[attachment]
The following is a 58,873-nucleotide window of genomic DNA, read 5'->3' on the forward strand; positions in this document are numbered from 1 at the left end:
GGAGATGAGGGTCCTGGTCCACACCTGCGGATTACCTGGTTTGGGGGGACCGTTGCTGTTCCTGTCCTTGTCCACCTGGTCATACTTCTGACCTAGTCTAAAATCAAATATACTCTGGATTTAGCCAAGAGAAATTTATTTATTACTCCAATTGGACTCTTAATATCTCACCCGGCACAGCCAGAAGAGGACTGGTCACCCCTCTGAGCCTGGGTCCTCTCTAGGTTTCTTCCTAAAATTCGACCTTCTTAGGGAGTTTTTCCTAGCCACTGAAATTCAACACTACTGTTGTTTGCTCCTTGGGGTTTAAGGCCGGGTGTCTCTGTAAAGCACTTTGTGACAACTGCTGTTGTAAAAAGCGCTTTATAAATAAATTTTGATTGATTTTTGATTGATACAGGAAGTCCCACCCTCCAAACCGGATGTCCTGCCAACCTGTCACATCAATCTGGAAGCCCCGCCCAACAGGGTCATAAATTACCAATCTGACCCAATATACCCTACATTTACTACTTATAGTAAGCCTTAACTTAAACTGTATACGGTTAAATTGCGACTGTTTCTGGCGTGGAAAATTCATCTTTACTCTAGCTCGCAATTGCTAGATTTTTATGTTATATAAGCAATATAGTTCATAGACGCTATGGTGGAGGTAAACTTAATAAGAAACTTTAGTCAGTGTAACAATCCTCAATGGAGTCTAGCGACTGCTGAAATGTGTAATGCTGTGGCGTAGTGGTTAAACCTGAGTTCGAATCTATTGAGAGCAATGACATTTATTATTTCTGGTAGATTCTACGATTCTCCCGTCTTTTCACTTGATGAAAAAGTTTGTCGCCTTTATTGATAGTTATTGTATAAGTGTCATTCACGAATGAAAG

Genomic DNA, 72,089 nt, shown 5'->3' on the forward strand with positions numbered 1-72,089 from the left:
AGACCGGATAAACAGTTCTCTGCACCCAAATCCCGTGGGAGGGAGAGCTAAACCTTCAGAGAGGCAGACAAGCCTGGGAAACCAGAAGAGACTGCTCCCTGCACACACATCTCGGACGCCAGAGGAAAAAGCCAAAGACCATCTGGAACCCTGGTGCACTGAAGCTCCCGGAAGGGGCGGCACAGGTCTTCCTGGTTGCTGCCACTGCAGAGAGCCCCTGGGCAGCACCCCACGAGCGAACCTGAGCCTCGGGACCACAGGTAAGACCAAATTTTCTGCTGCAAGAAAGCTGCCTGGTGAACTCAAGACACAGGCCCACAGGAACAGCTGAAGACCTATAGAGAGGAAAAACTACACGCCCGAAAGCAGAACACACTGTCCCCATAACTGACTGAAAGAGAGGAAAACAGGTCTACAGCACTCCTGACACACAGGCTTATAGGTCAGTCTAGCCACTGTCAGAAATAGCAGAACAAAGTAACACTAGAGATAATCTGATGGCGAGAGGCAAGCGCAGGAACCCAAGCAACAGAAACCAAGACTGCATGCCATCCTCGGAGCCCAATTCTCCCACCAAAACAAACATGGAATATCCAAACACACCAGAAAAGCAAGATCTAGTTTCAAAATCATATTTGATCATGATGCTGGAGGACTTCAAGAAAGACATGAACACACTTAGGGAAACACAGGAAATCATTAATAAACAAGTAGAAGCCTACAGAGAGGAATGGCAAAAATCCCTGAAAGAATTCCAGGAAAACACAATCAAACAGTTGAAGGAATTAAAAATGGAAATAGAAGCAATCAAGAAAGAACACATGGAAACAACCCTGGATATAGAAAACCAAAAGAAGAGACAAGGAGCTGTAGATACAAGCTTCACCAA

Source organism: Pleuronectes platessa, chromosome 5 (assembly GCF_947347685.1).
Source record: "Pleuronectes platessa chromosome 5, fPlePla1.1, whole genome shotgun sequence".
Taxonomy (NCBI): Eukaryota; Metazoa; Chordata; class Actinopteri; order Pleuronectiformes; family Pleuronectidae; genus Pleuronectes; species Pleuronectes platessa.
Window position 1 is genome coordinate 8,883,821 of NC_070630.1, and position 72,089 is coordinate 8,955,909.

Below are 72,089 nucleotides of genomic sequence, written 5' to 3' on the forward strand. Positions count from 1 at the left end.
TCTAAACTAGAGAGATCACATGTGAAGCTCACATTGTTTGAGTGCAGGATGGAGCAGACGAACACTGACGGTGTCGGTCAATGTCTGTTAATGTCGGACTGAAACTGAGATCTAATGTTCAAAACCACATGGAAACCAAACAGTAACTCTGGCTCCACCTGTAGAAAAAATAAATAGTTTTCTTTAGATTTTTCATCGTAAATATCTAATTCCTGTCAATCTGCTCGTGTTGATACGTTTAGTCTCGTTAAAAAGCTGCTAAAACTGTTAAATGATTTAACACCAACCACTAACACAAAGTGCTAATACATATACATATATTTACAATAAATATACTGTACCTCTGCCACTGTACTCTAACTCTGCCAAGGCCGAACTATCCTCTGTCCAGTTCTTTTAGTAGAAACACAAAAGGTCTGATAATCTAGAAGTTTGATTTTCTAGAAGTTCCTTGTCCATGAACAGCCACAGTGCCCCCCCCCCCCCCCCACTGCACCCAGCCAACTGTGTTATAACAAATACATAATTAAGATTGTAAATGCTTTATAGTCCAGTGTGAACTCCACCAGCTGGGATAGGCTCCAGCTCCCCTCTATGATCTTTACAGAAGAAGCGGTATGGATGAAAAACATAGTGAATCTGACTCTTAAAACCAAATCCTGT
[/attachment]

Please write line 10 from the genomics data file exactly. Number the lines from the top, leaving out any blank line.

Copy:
TCTAAACTAGAGAGATCACATGTGAAGCTCACATTGTTTGAGTGCAGGATGGAGCAGACGAACACTGACGGTGTCGGTCAATGTCTGTTAATGTCGGACTGAAACTGAGATCTAATGTTCAAAACCACATGGAAACCAAACAGTAACTCTGGCTCCACCTGTAGAAAAAATAAATAGTTTTCTTTAGATTTTTCATCGTAAATATCTAATTCCTGTCAATCTGCTCGTGTTGATACGTTTAGTCTCGTTAAAAAGCTGCTAAAACTGTTAAATGATTTAACACCAACCACTAACACAAAGTGCTAATACATATACATATATTTACAATAAATATACTGTACCTCTGCCACTGTACTCTAACTCTGCCAAGGCCGAACTATCCTCTGTCCAGTTCTTTTAGTAGAAACACAAAAGGTCTGATAATCTAGAAGTTTGATTTTCTAGAAGTTCCTTGTCCATGAACAGCCACAGTGCCCCCCCCCCCCCCCCACTGCACCCAGCCAACTGTGTTATAACAAATACATAATTAAGATTGTAAATGCTTTATAGTCCAGTGTGAACTCCACCAGCTGGGATAGGCTCCAGCTCCCCTCTATGATCTTTACAGAAGAAGCGGTATGGATGAAAAACATAGTGAATCTGACTCTTAAAACCAAATCCTGT